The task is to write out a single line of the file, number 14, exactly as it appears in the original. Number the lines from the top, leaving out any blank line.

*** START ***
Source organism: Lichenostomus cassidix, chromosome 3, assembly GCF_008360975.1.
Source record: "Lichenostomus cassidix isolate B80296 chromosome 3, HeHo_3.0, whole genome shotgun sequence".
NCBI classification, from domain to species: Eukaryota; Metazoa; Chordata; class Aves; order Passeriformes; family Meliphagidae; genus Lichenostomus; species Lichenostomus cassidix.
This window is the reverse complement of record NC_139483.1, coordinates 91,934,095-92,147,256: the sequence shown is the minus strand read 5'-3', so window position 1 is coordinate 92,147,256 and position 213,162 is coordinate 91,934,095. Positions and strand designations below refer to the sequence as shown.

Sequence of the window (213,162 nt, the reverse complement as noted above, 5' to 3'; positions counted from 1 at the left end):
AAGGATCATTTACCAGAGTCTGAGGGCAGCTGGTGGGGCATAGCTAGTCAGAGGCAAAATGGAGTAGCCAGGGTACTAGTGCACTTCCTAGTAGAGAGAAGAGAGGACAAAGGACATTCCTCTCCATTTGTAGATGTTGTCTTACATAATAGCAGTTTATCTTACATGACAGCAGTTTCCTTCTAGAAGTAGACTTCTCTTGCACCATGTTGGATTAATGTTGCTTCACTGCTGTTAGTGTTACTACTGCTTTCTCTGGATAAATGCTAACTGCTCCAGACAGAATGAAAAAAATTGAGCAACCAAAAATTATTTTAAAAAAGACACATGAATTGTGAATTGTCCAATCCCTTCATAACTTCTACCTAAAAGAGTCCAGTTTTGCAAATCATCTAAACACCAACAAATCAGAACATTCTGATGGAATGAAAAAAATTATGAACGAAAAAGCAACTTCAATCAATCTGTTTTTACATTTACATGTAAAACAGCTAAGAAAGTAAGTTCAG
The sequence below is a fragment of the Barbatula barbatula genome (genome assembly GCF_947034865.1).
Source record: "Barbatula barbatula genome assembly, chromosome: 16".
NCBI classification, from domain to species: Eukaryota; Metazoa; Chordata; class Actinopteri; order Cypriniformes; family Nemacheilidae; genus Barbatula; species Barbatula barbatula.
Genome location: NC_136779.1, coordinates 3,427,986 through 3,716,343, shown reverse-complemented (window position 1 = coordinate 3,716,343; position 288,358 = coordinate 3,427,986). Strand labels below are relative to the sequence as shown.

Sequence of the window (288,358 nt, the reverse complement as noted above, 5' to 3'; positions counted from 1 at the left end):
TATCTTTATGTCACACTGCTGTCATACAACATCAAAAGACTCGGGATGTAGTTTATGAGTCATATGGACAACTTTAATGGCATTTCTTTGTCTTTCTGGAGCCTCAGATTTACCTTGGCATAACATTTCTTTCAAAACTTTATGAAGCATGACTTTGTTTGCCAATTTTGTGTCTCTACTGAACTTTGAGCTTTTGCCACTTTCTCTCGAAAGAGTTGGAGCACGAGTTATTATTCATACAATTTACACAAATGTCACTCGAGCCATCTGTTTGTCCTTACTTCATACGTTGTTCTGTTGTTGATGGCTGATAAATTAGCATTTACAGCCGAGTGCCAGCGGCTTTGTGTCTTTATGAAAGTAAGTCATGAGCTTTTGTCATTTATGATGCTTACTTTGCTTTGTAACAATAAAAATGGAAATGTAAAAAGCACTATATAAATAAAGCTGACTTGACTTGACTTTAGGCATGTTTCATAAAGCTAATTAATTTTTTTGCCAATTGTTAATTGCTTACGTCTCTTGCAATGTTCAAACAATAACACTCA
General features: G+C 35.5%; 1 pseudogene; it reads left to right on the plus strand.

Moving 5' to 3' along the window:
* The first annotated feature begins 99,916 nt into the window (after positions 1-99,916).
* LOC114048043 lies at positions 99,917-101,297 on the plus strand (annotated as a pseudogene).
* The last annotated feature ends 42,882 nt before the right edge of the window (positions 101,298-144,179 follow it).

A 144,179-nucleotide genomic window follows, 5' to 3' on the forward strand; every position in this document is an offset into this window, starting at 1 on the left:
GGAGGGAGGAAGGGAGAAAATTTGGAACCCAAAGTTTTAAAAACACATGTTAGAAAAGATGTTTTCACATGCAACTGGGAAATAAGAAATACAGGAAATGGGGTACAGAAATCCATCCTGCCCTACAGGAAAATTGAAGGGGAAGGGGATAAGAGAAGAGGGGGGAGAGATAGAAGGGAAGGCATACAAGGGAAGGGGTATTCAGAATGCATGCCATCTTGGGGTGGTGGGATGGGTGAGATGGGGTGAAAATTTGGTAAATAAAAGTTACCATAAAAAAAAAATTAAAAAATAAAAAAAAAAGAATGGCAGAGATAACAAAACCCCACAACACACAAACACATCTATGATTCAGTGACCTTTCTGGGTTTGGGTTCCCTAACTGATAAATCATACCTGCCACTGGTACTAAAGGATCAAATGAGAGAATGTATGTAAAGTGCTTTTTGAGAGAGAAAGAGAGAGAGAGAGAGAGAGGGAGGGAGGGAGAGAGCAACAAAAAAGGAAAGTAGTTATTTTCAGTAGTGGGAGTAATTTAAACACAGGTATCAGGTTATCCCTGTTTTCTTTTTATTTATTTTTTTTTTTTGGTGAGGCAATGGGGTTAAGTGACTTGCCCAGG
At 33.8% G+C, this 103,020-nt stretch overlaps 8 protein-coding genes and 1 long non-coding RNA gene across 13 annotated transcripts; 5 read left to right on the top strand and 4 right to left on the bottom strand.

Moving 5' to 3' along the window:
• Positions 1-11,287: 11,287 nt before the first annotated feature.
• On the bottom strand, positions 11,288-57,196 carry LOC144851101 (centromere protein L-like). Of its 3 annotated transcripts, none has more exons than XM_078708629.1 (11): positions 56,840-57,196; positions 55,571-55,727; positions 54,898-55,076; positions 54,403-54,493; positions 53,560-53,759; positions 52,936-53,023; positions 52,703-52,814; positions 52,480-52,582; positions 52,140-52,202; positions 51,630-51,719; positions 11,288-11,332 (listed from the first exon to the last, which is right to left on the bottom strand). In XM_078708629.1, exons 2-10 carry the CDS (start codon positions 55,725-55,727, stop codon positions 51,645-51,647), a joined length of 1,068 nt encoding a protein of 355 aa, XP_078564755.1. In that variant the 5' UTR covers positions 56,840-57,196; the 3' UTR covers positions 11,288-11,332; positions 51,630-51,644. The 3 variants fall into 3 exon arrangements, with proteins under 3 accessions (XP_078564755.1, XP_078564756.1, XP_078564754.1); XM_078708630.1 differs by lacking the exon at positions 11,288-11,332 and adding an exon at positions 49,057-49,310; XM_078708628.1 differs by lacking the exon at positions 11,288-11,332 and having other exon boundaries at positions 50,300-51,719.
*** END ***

Moving 5' to 3' along the window: